Skip to content. | Skip to navigation

Navigation

Legality and Sustainability

Trafficking and overexploitation threaten biodiversity, livelihoods and global security, with severe consequences that range from the collapse of wildlife populations to widespread corruption. As part of collaborative U.S. Government efforts, USAID works on many fronts to combat wildlife, fisheries and forestry crime while promoting legal and long-term solutions.

null
Credit: Stian Bergeland/Rainforest Foundation Norway/Reuters

Wildlife Crime

Wildlife trafficking—the illegal trade in wildlife and wildlife products—is one of the largest black markets in the world, measuring billions of dollars a year. The poaching that fuels this trade threatens the survival of iconic species such as elephants, rhinos, tigers, sharks and sea turtles, and weakens national and regional security, economic development and public health. While poachers are the face of the problem, violent criminal networks are behind illicit trade, exploiting humans and nature for profit.

Wildlife crime threatens biodiversity while also reducing sustainable development gains. Diminishing wildlife coupled with rising insecurity challenge fishers' ability to catch enough fish, prevent livestock grazing in areas frequented by poachers, and deter tourists (and tourism investors) from unstable places where iconic wildlife are becoming scarce.

In 2017, USAID invested about $70 million to address wildlife trafficking, approximately 25 percent of the Agency’s budget for biodiversity conservation. Through more than 65 projects in 25 countries, USAID and partners are making it more difficult—and costly—for people to poach wildlife, avoid legal consequences, move wildlife and wildlife products across borders, and buy wildlife products in physical and online markets.


Illegal, Unregulated and Unreported (IUU) Fishing

More than three billion people depend on marine and coastal biodiversity for jobs and food—the export value of fish from developing countries is more than rice, sugar and coffee combined. Illegality and fraud in fisheries comes at a high cost to people involved in catching, processing and consuming seafood around the world.

USAID invests more than $33 million per year in about 15 countries to promote sustainable fisheries and conserve marine biodiversity. This work includes building international capacity by maintaining an inventory of cooperation and assistance activities implemented by the donors, technical groups, governments, and non-governmental organizations working on these issues.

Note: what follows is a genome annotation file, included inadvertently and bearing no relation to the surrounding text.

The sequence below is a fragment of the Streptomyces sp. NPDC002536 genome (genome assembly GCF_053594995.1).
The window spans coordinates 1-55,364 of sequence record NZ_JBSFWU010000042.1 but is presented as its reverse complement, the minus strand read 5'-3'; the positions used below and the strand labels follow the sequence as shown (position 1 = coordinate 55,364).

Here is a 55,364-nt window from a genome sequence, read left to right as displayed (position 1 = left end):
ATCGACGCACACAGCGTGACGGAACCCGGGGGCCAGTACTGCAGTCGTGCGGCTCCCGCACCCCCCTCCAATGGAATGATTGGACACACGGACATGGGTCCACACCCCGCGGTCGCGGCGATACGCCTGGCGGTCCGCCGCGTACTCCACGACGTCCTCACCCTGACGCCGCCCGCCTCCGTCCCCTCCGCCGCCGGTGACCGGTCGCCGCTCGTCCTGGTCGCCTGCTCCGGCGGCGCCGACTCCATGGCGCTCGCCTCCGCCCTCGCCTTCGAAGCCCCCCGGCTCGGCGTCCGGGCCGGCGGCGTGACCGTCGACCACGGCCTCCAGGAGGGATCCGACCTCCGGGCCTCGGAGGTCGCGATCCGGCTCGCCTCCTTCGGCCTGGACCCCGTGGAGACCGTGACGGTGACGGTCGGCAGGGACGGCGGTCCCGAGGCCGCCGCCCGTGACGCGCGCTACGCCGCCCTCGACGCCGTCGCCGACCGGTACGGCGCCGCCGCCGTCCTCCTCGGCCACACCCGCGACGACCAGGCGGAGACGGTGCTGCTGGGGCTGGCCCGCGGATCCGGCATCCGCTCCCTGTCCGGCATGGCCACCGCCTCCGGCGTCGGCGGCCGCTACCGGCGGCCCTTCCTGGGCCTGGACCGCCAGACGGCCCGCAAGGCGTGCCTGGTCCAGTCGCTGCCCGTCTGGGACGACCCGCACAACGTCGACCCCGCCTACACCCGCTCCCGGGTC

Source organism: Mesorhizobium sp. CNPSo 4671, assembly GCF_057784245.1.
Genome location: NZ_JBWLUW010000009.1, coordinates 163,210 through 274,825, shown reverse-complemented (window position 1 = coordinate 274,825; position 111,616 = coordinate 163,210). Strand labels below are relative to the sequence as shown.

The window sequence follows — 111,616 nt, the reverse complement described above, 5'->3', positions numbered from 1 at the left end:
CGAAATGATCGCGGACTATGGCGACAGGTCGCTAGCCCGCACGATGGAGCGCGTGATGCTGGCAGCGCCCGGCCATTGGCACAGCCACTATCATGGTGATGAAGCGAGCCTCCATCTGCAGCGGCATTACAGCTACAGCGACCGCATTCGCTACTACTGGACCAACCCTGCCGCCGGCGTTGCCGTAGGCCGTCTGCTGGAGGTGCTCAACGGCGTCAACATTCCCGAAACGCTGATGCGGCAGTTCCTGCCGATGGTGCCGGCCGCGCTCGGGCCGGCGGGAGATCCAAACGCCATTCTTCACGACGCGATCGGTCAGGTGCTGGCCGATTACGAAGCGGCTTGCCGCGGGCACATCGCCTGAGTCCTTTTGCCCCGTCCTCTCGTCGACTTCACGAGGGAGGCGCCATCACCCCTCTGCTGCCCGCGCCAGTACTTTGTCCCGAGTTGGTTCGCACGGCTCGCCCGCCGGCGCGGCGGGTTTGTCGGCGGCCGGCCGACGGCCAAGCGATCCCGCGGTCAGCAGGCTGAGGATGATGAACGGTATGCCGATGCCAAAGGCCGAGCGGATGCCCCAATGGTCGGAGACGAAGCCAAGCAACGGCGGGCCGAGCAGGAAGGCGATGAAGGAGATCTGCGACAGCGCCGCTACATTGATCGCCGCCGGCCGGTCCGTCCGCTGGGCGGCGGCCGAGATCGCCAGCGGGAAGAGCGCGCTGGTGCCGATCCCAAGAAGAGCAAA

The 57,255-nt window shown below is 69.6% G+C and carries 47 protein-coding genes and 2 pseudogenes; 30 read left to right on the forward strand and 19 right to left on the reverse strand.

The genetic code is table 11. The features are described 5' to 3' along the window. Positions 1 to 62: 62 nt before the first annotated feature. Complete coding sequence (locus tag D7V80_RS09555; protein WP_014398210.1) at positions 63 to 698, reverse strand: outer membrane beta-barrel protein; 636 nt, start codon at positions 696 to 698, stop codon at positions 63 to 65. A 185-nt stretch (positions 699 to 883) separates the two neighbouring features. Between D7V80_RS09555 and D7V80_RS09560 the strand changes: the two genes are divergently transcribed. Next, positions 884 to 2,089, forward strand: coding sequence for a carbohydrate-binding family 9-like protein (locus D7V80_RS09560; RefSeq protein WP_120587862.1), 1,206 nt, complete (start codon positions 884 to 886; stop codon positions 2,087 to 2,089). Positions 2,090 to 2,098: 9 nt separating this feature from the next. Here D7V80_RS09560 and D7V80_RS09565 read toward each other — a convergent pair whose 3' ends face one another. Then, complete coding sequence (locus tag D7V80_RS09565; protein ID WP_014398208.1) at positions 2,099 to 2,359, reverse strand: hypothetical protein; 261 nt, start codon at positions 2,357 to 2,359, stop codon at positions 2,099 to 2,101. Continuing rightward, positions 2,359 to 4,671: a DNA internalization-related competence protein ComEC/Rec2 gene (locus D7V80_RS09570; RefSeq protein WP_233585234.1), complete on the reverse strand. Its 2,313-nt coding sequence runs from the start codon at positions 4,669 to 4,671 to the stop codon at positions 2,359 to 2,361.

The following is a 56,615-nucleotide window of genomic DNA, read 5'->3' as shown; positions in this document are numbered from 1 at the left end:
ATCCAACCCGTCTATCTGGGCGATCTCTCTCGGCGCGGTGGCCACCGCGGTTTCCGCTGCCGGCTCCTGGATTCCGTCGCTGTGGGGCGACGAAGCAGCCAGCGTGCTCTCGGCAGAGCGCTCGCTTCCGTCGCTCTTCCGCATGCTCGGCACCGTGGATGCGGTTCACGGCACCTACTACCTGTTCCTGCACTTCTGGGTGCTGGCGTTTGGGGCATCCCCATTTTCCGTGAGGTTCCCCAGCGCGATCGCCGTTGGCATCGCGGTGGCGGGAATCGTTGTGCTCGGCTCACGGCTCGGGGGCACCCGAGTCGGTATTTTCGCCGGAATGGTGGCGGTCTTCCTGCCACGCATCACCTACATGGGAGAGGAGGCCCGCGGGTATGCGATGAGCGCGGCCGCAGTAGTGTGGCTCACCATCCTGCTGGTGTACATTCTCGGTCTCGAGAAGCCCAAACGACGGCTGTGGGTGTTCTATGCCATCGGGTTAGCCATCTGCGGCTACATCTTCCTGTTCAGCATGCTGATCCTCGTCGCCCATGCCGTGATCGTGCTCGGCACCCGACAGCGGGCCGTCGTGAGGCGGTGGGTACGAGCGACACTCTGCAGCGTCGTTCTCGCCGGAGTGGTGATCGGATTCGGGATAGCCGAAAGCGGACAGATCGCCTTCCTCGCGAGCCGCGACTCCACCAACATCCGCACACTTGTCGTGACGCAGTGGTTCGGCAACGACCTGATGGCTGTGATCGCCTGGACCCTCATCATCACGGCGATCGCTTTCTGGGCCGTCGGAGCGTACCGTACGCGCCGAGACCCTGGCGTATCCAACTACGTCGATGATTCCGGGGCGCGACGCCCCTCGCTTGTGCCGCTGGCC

null

Illegal Logging and Deforestation

Illegal logging and associated trade has been a global concern and focus area for governments and civil society for the past decade.  Unfortunately, it remains a significant challenge with an estimated value of $30 billion to $100 billion annually.  Timber (or its derivatives) is considered illegal when it is harvested, transported, processed, bought or sold in violation of national or sub-national laws.

null

In tropical regions, the demand for precious valuable woods such as ebony, mahogany and rosewood have driven these species to near commercial extinction, even within areas designated by governments or for long-term sustainable forest management. These practices have undermined traditional rights and degraded forests of biodiversity and economic value, making them vulnerable to clearing for other land uses, or deforestation.

In fact, the growing world demand for commodities such as soy, oil palm and beef is considered a major driver of tropical deforestation, nearly half of which was found to be illegal in a study by Forest Trends (2014).  This conversion is a major source of greenhouse gas emissions, estimated at 1.47 gigatons of carbon annually (Forest Trends, 2014).

Key Resources

USAID Paani Fact Sheet
Apr 09, 2019 · File

USAID Paani Fact Sheet

The USAID Paani Program (Paani) works to enhance Nepal’s ability to manage water resources for multiple uses and users through an integrated, whole-of-basin approach…

Instructions for Populating the Interactive Inventory of Capacity Building Initiatives to Combat IUU Fishing
Dec 06, 2016 · File

Instructions for Populating the Interactive Inventory of Capacity Building Initiatives to Combat IUU Fishing

A PDF providing instructions for populating the Interactive Inventory of Capacity Building Initiatives to Combat IUU Fishing.

Back to Top